Think back over the last few years; how much of that growth came from key customers that can be repeated? How much “growth” was actually growth in the volume of sales, and how much was down to price rises that you were able to pass on? How will sales volumes and price inflation impact on your sales this year and next? And ŵhere will that sales growth come from? What impact will your own actions and those of the competition impact on the volumes and prices and lead times that you can achieve. Be honest, and don’t be afraid to project a reduction if that is genuinely the most likely outcome.

Look at where you are seeking to achieve sales growth, whether it be a particular market of selection of clients. How do their credit terms differ from what you may have to or could offer to achieve this growth? How will this impact on the assumptions you are making? Are there better ways of growing?

Reinvent the wheel…

There are times when a business is changing only slowly, and it’s overheads are just showing inflationary increases. How very boring. This is a great time to consider how, if you had a clean start, you would choose to structure and operate the business. Does the business really need to allocate it’s resources in the way it does, or should the level and balance of spending and priorities be different? And would prospects for the business be different if you invested more in certain areas and less in others? Involve your management team in the process so they have a stake in proposing positive change.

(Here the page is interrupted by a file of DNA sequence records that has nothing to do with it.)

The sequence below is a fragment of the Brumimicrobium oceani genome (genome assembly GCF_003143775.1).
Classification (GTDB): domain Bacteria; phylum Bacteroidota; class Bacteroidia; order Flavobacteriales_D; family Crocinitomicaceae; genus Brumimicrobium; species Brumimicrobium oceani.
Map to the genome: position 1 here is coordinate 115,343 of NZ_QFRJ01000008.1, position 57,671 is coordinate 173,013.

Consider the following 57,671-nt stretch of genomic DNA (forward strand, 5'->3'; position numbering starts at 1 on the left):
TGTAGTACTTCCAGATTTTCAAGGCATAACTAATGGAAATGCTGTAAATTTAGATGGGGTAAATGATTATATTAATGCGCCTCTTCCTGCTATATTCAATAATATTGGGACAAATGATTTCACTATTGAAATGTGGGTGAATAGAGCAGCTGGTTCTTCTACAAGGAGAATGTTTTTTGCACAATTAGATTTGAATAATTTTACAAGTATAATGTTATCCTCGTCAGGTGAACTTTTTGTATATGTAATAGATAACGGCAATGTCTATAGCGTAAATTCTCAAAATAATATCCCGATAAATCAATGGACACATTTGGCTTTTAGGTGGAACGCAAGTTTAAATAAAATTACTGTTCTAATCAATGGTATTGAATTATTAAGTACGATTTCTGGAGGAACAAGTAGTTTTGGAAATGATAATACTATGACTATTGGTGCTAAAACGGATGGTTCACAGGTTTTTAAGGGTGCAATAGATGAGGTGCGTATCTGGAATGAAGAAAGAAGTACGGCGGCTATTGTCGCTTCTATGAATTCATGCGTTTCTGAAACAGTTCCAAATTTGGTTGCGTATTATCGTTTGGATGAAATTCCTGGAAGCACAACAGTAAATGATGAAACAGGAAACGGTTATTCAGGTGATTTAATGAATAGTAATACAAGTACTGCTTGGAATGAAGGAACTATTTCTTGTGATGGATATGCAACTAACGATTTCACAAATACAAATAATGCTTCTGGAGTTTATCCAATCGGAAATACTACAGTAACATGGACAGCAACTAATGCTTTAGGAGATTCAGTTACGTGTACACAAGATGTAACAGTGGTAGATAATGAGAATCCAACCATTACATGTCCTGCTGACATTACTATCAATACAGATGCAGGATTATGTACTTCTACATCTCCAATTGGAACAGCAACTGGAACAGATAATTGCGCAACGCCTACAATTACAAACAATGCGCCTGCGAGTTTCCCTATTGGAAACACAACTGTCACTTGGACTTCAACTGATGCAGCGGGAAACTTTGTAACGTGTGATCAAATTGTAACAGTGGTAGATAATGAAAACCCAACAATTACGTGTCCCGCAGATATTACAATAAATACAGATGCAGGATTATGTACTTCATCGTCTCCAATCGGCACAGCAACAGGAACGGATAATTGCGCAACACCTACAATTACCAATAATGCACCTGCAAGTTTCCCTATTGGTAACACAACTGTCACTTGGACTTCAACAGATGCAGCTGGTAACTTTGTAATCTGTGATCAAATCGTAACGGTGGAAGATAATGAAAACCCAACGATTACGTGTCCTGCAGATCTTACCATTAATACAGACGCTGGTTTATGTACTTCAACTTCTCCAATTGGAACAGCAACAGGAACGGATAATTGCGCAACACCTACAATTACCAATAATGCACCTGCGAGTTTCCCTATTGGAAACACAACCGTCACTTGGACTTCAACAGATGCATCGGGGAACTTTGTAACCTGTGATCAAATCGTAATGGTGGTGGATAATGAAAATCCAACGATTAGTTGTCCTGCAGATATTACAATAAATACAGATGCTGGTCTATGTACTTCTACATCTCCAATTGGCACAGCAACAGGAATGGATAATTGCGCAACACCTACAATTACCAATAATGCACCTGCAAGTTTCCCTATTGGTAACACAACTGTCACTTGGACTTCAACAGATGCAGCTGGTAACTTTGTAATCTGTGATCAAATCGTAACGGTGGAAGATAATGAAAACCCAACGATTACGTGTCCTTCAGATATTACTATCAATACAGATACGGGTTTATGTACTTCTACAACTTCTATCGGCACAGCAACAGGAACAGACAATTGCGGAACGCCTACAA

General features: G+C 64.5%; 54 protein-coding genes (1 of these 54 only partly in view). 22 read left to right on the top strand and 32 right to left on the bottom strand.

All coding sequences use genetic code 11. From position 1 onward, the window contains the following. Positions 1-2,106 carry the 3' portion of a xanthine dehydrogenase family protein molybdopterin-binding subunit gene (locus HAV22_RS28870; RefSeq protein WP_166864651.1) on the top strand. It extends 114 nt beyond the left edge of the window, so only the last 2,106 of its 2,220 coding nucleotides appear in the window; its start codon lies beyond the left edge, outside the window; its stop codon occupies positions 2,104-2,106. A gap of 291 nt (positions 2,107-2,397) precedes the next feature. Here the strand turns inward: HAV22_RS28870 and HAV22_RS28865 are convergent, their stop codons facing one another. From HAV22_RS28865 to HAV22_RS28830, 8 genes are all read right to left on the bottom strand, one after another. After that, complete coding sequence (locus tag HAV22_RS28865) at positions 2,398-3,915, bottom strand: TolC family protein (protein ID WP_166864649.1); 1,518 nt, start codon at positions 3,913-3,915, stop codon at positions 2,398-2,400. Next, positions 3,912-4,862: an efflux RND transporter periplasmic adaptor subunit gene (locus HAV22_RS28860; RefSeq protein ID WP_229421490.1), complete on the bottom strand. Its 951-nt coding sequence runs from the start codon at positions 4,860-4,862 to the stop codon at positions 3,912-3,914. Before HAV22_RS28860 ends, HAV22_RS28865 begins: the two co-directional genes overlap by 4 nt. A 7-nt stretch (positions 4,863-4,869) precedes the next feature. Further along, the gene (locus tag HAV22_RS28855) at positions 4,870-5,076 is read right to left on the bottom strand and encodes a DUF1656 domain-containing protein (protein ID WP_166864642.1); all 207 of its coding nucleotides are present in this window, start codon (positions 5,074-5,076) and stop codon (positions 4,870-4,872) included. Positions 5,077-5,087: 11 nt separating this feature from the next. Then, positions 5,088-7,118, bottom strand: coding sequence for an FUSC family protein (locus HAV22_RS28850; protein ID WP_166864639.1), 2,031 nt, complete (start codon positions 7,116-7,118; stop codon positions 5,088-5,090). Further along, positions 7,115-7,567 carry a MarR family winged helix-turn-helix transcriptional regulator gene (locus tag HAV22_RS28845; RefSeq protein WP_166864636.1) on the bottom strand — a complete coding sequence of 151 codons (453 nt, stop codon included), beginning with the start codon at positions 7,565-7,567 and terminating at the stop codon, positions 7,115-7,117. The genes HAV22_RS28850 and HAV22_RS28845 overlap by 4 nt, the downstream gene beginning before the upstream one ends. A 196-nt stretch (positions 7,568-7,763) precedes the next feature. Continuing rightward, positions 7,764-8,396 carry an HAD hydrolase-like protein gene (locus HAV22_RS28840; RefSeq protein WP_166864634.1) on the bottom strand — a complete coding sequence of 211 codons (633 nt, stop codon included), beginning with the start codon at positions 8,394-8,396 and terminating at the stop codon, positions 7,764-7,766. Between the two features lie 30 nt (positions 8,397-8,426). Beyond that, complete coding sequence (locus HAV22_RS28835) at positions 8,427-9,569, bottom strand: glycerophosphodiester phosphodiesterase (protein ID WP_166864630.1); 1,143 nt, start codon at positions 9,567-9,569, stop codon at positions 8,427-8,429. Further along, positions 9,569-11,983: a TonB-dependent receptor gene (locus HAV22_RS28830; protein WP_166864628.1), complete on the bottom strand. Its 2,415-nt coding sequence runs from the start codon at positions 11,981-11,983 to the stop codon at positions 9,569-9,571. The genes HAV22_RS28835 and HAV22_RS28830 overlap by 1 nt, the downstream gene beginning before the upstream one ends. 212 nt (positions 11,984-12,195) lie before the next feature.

Changes can take time…

So you’ve decided to grab an opportunity, or change something for the better. But how long will this take before you see the results? Even if you take the action now, will behaviours change overnight? Be realistic.

Assumptions done, and now for the figures…

Any good forecast shows a detailed Profit & Loss, Balance Sheet and Cashflow statement.

The Profit & Loss should be built up by division and then the whole, so that the individual components of the business, and the assumptions underlying them, can be clearly referenced. Typically a forecast could be 12 months, but there is every reason to look at the impact over 3 years or more. To allow for seasonality the forecast should at least be broken down into months, and for some weekly.